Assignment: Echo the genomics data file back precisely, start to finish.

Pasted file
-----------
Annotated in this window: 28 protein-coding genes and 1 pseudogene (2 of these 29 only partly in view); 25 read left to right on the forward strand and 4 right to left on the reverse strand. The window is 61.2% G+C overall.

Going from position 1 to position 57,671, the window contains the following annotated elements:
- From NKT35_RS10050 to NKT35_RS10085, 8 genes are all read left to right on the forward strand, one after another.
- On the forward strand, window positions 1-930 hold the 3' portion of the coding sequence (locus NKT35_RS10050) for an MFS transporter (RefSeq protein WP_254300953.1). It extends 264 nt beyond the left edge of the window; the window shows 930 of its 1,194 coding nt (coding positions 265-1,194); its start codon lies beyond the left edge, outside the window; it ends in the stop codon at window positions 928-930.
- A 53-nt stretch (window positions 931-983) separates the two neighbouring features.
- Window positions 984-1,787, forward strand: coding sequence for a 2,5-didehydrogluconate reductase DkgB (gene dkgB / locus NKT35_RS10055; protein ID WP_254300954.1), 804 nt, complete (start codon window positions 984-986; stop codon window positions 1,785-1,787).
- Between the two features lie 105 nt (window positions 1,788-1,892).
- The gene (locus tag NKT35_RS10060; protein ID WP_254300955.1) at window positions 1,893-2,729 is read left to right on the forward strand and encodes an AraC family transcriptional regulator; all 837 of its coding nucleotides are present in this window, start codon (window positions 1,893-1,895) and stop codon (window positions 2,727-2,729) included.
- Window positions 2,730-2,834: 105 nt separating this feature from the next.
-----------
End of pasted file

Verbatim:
Annotated in this window: 28 protein-coding genes and 1 pseudogene (2 of these 29 only partly in view); 25 read left to right on the forward strand and 4 right to left on the reverse strand. The window is 61.2% G+C overall.

Going from position 1 to position 57,671, the window contains the following annotated elements:
- From NKT35_RS10050 to NKT35_RS10085, 8 genes are all read left to right on the forward strand, one after another.
- On the forward strand, window positions 1-930 hold the 3' portion of the coding sequence (locus NKT35_RS10050) for an MFS transporter (RefSeq protein WP_254300953.1). It extends 264 nt beyond the left edge of the window; the window shows 930 of its 1,194 coding nt (coding positions 265-1,194); its start codon lies beyond the left edge, outside the window; it ends in the stop codon at window positions 928-930.
- A 53-nt stretch (window positions 931-983) separates the two neighbouring features.
- Window positions 984-1,787, forward strand: coding sequence for a 2,5-didehydrogluconate reductase DkgB (gene dkgB / locus NKT35_RS10055; protein ID WP_254300954.1), 804 nt, complete (start codon window positions 984-986; stop codon window positions 1,785-1,787).
- Between the two features lie 105 nt (window positions 1,788-1,892).
- The gene (locus tag NKT35_RS10060; protein ID WP_254300955.1) at window positions 1,893-2,729 is read left to right on the forward strand and encodes an AraC family transcriptional regulator; all 837 of its coding nucleotides are present in this window, start codon (window positions 1,893-1,895) and stop codon (window positions 2,727-2,729) included.
- Window positions 2,730-2,834: 105 nt separating this feature from the next.